Amanda Spielman has claimed Ofsted recognises the ‘relative strength’ of schools in poorer areas by rating their leadership more highly – after admitting schools in more affluent areas are awarded better grades.

The chief inspector said Ofsted has looked at the judgment profiles for schools with various levels of disadvantaged intakes, finding that overall judgments are on average lower for the most disadvantaged schools.

She conceded this was the case despite such schools having “generally a harder job to do”.

But Spielman claimed: “Nevertheless compared with more advantaged schools, disadvantaged schools are quite a lot more likely to have Ofsted rate their leadership and management more highly than their overall effectiveness.

“That shows how their relative strength is recognised in more difficult circumstances.

“I think these profiles make clear we are not simply loading the consequences of demographics into our judgements.”

Ofsted has said previously its new inspection framework – focusing more on curriculum rather than test results – would “reward schools in challenging circumstances”.

But in 2019, the inspectorate admitted schools with more pupils from deprived backgrounds are still less likely to be judged ‘good’ under the new inspection framework than those with more affluent pupils.

Spielman’s comments came during the Northern Powerhouse Partnership’s Education Summit yesterday which focused on the importance of context in understanding education outcomes.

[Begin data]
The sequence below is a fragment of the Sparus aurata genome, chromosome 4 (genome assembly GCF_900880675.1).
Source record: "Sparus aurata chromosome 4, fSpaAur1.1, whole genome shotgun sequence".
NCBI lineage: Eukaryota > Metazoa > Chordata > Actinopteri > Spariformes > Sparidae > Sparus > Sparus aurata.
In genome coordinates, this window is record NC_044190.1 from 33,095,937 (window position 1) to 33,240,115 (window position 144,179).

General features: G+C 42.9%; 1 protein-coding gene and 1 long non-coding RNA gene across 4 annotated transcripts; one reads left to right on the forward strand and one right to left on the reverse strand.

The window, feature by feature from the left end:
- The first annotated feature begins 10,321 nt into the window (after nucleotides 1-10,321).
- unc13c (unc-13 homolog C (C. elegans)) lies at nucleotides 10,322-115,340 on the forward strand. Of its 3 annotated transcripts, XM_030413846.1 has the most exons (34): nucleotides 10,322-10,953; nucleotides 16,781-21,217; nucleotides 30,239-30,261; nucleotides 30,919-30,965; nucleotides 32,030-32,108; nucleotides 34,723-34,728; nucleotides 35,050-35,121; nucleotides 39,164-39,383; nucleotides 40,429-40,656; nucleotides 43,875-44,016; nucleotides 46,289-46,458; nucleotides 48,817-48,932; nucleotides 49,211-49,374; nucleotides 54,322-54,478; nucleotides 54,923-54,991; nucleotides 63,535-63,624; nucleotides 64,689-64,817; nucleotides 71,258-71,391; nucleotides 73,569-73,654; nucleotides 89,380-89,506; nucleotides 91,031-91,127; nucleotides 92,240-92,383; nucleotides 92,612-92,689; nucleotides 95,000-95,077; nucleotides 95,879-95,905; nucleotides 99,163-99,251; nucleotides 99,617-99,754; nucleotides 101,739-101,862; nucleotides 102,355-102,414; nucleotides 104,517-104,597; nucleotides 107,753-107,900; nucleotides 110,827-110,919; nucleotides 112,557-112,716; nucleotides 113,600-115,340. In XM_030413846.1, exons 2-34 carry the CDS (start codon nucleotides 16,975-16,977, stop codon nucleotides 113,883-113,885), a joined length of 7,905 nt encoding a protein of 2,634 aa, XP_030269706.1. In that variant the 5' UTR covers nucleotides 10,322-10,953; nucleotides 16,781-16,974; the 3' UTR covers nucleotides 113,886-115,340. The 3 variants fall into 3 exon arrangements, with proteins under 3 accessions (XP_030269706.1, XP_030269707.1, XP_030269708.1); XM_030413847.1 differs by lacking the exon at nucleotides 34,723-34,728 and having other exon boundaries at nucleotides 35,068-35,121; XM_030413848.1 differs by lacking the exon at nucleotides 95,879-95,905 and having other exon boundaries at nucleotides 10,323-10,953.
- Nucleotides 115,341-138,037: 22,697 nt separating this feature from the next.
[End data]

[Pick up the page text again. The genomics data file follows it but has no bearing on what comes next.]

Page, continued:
‘Deep and difficult’ tension when judging schools

Under Ofsted’s current inspection framework, schools are given a final judgement based on ‘overall effectiveness’, while Ofsted also provides judgements across four key areas; ‘the quality of education’, behaviour and attitudes’ , ‘personal development’ and ‘leadership and management’.

The chief inspector warned there is a “deep and difficult tension between judging schools in terms of the experience children get and how well schools are doing with the hand they’ve been dealt”.

“In effect one is absolute and the other is relative,” she added.

The chief inspector said that parents are interested in overall judgements as they want “the absolute comparison”, and would not have lower expectations “just because they live say in a northern coastal town.”

However in contrast she believes that decisions about school interventions should be based on schools’ “relative performance”, which is reflected within the ‘leadership and management judgement’.

“School interventions can and should be about how well schools are doing with the hand they’ve been dealt”, she added.